Free Reception Maths Worksheets Reception

Posted by Peter on 15th January 2009

Number rhymes: 5 currant buns

Another number rhyme from urbrainy.com Five currant buns is a long established number rhyme which helps children count down from 5 to zero. Again, it is a rhyme that can be learned off by heart. This whole idea can be developed in many ways: eg by baking some cakes, having 5 lined up and taking them away, one at a time, swapping with a 1p coin each time.

Five Currant Buns

Posted by Peter on 8th January 2009

Number rhymes: Five little ducks

Number rhymes from mathsblog.co.uk together with urbrainy.com

The second in our series of number rhymes for young children to help them recognise numbers and count up to 5 and from 5 back down to zero. There is plenty that can be done with number rhymes such as this, children like to learn them off by heart, starting just by saying “Quack, quack, quack” and quickly remembering more of the verses. They can be incorporated into games: bath time with rubber ducks.

Five little ducks went out one day,
Into the woods and far away.
Mother duck said, “Quack, quack, quack,”
But only four little ducks came back.

etc. Click on link below to view and print the number rhyme and further activities.

Five little ducks

Posted by Peter on 3rd December 2008

Number rhymes: Five red apples

Number rhymes are vitally important for the early development of number and maths skills. There are many of them but the best tend to have a repetitive theme -  we all know the horrendous ‘ten green bottles’.
‘The Farmer’s Apple Tree’ is a good number rhyme for young children which can be read aloud. It helps with counting down from 5.
I am not sure of the origin of it but it appears in many different forms. This version comes from a forthcoming set from urbrainy.com and includes extra pages to colour and write numbers from 1 to 5.

Five red apples

Posted by Peter on 11th November 2008

Reception maths worksheet: counting and matching

Here is the second in a series of maths worksheets for very young children dealing with counting and matching. It involves drawing lines joining sets with the same number of birds and worms and comes from the fabulous collection of resources from urbrainy.com.

Counting and matching birds p1

Posted by Peter on 3rd October 2008

Free maths worksheet: counting and matching

Free maths worksheet from urbrainy.com

Thanks to URBrainy.com for this worksheet. They specialise in early years maths and have some great free resources. This is a counting and matching page. Matching equal numbers of things is an important step for young children and one which should be encouraged as often as possible. Worksheets are only one way of doing this; there are plenty of opportunities in the home for matching eg laying the table with knives and forks, spoons with bowls etc.

Counting and matching dogs and kennels p1

Posted by Peter on 26th September 2008

URBrainy free maths worksheet: early years counting

Free maths worksheet from mathsblog.co.uk

We are lucky enough to have limited access to some of the URBrainy worksheets for early years. These really are presented very well and are a great set of resources for children just starting off with maths. Here is a simple counting worksheet.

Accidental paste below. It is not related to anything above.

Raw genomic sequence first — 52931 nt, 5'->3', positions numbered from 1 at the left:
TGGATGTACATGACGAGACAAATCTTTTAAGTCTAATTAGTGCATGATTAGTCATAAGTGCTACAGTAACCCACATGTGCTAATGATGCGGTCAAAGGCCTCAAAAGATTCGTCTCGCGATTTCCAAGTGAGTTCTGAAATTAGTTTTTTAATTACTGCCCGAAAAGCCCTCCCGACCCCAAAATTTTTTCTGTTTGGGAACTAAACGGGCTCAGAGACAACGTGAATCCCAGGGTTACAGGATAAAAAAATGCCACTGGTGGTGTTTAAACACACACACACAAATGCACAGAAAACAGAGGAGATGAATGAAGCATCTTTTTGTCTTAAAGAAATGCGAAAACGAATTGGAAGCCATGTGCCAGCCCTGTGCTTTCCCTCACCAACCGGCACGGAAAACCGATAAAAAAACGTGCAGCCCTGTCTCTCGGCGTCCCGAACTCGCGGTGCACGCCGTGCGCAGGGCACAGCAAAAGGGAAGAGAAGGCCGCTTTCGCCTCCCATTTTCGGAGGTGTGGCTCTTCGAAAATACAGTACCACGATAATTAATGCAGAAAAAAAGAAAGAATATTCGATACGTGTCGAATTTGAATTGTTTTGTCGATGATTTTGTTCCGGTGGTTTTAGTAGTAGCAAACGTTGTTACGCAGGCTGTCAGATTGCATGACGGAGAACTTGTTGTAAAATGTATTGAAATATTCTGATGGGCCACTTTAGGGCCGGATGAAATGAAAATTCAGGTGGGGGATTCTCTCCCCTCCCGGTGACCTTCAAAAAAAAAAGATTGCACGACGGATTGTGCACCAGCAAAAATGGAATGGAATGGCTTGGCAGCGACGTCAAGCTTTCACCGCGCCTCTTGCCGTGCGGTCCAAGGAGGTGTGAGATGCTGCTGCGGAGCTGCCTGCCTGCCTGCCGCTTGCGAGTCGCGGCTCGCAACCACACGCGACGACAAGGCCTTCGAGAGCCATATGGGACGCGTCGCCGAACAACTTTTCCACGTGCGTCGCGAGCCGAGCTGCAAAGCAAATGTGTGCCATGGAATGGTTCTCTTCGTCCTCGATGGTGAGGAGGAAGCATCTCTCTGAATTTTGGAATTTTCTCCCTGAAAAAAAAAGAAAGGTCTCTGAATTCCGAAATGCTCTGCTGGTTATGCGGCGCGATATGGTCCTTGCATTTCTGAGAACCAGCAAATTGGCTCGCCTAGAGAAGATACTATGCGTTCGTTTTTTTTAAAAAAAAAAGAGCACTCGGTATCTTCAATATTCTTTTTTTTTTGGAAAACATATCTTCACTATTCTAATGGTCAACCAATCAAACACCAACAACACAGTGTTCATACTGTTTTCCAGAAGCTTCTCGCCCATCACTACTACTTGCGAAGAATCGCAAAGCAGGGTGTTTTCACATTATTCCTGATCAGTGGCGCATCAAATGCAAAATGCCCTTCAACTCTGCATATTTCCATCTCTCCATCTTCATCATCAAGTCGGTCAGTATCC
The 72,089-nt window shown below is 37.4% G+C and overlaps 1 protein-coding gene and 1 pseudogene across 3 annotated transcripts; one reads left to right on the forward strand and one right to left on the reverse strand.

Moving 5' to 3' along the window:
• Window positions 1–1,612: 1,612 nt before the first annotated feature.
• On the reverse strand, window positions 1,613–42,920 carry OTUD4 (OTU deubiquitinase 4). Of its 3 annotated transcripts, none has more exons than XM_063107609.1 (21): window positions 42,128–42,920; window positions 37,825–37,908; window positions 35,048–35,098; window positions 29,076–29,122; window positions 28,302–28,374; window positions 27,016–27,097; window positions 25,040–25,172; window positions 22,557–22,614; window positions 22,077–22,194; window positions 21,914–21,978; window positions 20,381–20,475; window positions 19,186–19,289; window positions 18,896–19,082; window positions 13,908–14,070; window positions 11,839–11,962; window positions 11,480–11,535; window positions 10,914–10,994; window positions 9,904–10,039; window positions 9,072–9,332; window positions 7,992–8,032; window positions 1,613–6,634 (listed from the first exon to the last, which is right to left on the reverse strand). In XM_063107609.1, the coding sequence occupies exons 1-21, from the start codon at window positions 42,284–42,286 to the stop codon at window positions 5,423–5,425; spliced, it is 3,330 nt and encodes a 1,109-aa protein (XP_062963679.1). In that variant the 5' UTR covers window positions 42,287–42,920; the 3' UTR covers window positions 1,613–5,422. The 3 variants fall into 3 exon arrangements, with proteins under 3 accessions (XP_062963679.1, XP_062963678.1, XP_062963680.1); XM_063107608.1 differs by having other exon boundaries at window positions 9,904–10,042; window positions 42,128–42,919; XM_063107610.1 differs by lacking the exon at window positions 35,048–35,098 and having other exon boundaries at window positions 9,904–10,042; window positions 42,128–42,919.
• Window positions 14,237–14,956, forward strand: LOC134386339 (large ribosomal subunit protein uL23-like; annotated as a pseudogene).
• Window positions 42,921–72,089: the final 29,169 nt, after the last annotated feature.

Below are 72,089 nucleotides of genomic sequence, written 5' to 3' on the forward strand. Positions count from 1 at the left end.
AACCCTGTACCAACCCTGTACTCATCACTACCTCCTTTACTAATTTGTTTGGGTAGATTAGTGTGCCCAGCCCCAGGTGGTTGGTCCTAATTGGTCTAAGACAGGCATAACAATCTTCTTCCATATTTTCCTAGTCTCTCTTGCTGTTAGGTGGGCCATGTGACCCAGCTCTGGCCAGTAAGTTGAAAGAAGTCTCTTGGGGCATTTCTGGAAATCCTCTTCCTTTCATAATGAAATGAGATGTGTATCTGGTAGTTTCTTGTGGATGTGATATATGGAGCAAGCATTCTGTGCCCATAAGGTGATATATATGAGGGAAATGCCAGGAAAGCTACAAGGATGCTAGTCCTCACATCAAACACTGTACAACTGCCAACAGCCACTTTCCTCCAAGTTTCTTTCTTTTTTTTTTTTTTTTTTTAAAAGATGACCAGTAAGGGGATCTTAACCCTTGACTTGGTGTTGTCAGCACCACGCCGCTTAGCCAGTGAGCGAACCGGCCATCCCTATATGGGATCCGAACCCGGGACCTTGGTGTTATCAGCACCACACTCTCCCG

Many more can be found at urbrainy.com

Counting up to 5 gorillas pg 1

Posted by Peter on 24th June 2008

Free reception maths worksheet: how many more?

busstop1.jpgHere is a nice little page from the forthcoming URBrainy website (not yet online). It looks at a key phrase which young children need to understand, “How many are left?”

It also relates the term “How many are left?” to the subtraction sum and the subtraction sign.

Children find subtraction far harder than addition and many are not familiar with phrases such as these and don’t know what they mean.

Free reception maths worksheet: how many more?

Posted by Peter on 12th June 2008

Free reception maths worksheet: One more than

gorilla imageThanks to ‘Youarebrainy’ for this worksheet for very young children. ‘More than’ and ‘less than’ are important concepts for children to understand and they need plenty of practical work at home before moving onto worksheets: eg ask questions during everyday life, such as ‘Have I got more cake than you?’

Again, if using a worksheet with young children make sure that you sit down with them and talk about it – the pictures as well as what needs to be done.

Reception maths worksheet: One more than

Posted by Peter on 10th April 2008

Reception maths vocabulary: Position, direction and movement

Words which describe the position and direction of objects are very important to use with your children. Confidence in using these terms enables children to describe what is happening in the world around them. Many of the movement words are later used in mathematics with such topics as shape, co-ordinates, translations etc.

Reception maths vocabulary: Position, direction and movement

Posted by Peter on 27th March 2008

Reception maths vocabulary: Shape and space

The vocabulary that young children are expected to know is quite challenging and none more so than in Shape and Space. Children are expected to be able to explore shapes, talk about their properties and know some quite tricky names of 2D and 3D shapes, including sphere, pyramid and cone.

This knowledge can only be gained with plenty of experience of handling and playing with shapes – don’t forget, the kitchen is a great place to be if you want to get the names of shapes into the conversation!

Reception maths vocabulary: Shape and space